- The Washington Times - Thursday, October 22, 2009

CONCORD, N.H. (AP) | As a growing number of manufacturers compete to meet consumer demand for thick, tangy, Greek-style yogurt, it’s not only the yogurt that’s getting strained.

For most of the last decade, a Greek dairy company dominated the U.S. market for the yogurt, which is produced by straining out the liquid whey from conventional yogurt. But as the product caught on, competitors cropped up, including New Hampshire-based Stonyfield Farm, the country’s largest organic yogurt company.

Now that competition is playing out in federal court. It’s hardly the stuff of Greek tragedy, but as one judge put it: “This case involves a dispute among yogurt manufacturers over a relationship gone sour.”

When Stonyfield launched its Greek-style yogurt, “Oikos,” in 2007, the market was mostly cornered by the Greek company Fage. So Stonyfield teamed up with Agro-Farma Inc., whose Turkish-born owner, Hamdi Ulukaya, already owned a feta cheese company and was looking into producing Greek-style yogurt.

But in late 2008, Oikos disappeared from grocery store shelves for a month. On its Web site, Stonyfield blamed a glitch as it increased production.

Court documents tell another story. Stonyfield claims Agro-Farma delivered a bad batch of yogurt, then illegally terminated their relationship. In a countersuit, Agro-Farma, which now produces its own Greek-style yogurt called Chobani, claims Stonyfield stole its yogurt-making secrets and handed them to another manufacturer.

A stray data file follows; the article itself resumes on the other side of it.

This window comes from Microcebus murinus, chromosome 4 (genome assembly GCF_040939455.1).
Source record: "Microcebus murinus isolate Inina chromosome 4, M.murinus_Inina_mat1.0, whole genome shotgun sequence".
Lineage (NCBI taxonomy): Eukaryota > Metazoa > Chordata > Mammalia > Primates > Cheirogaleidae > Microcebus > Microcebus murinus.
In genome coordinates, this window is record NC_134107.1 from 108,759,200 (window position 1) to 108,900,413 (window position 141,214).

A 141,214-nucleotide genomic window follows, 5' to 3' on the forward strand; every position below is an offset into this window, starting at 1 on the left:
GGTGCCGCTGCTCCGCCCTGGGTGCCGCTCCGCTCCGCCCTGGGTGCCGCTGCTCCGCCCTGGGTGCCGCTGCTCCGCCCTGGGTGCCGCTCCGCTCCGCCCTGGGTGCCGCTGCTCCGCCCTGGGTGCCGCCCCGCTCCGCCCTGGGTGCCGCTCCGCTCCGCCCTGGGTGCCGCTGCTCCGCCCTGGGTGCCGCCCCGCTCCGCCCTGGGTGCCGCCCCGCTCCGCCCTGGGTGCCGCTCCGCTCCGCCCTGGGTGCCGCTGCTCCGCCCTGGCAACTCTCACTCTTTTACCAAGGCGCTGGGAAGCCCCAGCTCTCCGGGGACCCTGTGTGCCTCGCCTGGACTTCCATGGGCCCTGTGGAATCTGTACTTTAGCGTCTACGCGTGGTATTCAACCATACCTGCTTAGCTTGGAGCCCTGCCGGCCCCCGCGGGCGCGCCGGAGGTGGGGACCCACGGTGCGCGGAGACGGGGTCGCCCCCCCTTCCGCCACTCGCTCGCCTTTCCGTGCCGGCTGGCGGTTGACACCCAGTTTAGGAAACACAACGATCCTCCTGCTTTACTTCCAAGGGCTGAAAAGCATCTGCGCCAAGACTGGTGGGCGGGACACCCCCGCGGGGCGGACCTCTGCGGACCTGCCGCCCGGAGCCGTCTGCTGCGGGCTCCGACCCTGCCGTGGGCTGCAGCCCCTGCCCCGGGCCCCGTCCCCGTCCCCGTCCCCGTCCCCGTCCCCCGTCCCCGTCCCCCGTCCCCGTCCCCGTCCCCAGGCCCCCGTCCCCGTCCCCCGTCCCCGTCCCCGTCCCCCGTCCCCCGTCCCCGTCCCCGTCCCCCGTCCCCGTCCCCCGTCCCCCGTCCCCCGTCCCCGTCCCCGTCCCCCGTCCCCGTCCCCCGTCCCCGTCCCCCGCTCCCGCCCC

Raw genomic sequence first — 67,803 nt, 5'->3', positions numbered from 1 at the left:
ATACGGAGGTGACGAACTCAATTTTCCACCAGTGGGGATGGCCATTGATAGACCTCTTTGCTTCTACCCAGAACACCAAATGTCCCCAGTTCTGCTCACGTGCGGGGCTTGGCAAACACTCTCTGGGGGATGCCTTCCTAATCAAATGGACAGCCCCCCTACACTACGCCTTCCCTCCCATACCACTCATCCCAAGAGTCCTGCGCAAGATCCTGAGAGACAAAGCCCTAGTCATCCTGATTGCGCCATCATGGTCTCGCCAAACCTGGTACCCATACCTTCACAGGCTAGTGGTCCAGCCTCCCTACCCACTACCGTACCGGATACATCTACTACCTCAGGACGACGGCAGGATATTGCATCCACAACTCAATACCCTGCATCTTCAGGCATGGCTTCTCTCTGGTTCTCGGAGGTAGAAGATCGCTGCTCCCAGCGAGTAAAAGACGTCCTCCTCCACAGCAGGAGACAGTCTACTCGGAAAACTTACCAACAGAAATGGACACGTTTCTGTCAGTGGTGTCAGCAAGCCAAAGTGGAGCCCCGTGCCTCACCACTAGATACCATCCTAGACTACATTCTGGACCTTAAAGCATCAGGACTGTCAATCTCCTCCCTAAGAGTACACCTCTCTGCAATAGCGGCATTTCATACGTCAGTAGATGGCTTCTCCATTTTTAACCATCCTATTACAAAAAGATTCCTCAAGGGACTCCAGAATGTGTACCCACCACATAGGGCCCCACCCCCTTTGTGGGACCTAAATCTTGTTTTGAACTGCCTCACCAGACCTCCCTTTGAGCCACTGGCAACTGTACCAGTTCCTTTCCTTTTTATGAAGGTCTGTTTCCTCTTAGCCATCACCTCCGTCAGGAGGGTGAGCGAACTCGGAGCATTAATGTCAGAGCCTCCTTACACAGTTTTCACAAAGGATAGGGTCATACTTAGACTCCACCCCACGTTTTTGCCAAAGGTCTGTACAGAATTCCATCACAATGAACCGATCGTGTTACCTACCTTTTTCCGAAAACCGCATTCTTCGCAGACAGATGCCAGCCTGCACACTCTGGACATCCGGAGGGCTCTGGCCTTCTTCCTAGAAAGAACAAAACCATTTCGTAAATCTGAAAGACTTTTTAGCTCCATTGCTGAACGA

The fierce competition is no surprise given yogurt’s status as “the food of the decade,” said Harry Balzer, vice president of consumer research firm NPD Group. The number of Americans who eat yogurt regularly has increased 75 percent during the past decade, he said.

“For the last 10 years, nothing has increased as much as yogurt,” he said. “It’s a category that’s growing at breakfast, lunch, supper. It’s a main dish, it’s a side dish, it’s a dessert.”

Sales of Chobani yogurt between late June and early September increased 351 percent compared to the previous 12 weeks, according to data that market research firm Information Resources Inc. provided to Agro-Farma. Oikos sales were up 282 percent.

According to the lawsuits, Agro-Farma began producing Oikos for Stonyfield at its New Berlin, N.Y., plant in May 2007. Production stopped in November 2008 after Stonyfield said it had to destroy a shipment of yogurt because it was too acidic; Agro-Farma denied the yogurt was defective.

When Stonyfield refused to pay for the yogurt, Agro-Farma refused to make more. Stonyfield sued. Agro-Farma sued back, also taking aim at Schreiber Foods, the company that took over making Oikos for Stonyfield in early 2009.

Spokesmen for Stonyfield and Schreiber Foods declined to comment on the litigation. Kevin Kearney, a lawyer for Agro-Farma, said the company is focused on making the best yogurt it can, and that includes protecting its confidential recipes and processes as intellectual property.

The lawsuit is scheduled for trial in August.

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